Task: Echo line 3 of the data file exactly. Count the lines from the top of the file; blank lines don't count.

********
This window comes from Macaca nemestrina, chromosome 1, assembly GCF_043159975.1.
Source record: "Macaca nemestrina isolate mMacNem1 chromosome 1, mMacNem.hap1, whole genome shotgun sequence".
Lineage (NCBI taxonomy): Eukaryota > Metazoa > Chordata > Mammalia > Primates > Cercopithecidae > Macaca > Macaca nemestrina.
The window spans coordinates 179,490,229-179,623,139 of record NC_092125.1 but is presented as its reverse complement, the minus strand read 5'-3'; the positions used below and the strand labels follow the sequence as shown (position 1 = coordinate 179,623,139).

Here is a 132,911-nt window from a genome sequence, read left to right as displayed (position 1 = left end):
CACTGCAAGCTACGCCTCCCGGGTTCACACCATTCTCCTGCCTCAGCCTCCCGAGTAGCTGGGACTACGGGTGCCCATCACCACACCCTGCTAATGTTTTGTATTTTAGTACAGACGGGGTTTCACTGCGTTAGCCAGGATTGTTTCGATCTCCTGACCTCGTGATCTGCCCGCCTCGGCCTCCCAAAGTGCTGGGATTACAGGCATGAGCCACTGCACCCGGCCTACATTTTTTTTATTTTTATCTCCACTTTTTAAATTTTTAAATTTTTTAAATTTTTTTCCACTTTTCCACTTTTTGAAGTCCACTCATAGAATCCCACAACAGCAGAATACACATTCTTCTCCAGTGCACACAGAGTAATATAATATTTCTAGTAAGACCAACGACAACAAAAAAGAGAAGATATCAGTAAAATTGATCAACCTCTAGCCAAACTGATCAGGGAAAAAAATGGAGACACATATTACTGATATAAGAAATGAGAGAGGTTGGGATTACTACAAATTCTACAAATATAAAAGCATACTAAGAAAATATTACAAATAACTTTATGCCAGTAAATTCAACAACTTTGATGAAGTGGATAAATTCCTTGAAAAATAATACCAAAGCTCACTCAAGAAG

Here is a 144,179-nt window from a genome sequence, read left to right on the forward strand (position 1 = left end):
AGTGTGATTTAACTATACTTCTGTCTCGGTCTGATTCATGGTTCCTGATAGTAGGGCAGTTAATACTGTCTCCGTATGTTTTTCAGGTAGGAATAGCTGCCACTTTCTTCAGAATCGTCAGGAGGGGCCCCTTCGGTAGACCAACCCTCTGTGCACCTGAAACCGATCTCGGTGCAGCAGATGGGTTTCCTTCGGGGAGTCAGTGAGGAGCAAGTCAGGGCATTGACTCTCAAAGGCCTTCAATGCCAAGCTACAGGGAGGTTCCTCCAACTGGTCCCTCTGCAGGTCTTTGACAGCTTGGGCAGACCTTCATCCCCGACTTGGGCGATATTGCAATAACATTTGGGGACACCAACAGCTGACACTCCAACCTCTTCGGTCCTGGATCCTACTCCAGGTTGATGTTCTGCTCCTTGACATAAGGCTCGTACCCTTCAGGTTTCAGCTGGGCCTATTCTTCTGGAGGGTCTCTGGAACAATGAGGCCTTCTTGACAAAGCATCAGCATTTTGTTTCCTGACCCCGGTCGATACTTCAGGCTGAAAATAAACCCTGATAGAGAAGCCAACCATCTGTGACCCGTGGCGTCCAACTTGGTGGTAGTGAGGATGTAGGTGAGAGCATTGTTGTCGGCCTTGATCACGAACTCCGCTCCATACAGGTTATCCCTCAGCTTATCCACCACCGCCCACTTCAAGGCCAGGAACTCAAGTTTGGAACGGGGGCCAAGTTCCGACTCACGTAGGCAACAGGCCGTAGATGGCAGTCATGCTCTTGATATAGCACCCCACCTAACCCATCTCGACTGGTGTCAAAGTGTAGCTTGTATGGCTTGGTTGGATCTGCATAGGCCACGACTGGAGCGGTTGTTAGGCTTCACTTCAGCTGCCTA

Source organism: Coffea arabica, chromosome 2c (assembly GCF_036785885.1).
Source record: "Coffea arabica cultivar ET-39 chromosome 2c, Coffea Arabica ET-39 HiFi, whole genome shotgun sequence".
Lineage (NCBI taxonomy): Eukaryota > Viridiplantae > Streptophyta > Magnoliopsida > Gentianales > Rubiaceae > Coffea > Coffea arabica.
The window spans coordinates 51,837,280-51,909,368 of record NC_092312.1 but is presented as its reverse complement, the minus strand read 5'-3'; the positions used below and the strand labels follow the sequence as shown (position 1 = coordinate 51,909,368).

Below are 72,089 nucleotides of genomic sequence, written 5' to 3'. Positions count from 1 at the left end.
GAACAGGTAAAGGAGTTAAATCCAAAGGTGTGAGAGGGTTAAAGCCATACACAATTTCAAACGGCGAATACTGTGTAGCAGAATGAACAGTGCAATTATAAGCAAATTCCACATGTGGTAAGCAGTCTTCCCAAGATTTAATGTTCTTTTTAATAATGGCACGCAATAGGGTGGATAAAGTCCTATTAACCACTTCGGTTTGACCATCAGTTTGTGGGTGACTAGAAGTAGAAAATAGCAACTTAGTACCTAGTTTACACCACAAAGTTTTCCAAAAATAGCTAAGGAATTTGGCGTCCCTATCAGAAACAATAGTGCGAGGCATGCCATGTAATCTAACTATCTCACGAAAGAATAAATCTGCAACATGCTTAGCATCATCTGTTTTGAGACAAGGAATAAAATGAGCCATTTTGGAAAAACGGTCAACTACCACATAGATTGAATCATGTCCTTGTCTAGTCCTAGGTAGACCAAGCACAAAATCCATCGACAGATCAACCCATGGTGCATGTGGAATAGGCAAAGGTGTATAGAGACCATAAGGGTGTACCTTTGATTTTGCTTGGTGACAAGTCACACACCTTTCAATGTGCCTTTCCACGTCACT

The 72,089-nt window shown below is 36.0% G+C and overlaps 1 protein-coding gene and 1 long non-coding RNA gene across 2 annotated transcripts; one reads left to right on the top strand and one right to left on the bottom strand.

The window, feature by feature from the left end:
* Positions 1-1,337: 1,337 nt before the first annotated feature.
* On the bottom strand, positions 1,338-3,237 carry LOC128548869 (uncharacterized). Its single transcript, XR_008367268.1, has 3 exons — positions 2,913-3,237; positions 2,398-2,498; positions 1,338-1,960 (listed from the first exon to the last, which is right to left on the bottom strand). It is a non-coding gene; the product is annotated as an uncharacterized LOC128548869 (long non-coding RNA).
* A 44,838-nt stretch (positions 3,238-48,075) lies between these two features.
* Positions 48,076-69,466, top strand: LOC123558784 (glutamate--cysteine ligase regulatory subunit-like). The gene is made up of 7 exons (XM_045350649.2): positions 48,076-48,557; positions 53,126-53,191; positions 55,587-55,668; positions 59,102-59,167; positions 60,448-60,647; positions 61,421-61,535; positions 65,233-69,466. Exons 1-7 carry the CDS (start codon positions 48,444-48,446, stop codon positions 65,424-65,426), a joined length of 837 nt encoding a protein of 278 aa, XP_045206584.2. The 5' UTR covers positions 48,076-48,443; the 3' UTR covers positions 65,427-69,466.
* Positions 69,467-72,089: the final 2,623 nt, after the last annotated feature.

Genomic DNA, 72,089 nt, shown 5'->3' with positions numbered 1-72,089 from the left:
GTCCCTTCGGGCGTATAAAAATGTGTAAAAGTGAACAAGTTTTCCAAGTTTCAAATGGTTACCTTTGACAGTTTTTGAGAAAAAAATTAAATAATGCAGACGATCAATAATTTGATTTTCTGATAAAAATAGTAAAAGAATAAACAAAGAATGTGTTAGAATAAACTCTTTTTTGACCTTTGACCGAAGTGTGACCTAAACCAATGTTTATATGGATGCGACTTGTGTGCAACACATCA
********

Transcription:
Lineage (NCBI taxonomy): Eukaryota > Metazoa > Chordata > Mammalia > Primates > Cercopithecidae > Macaca > Macaca nemestrina.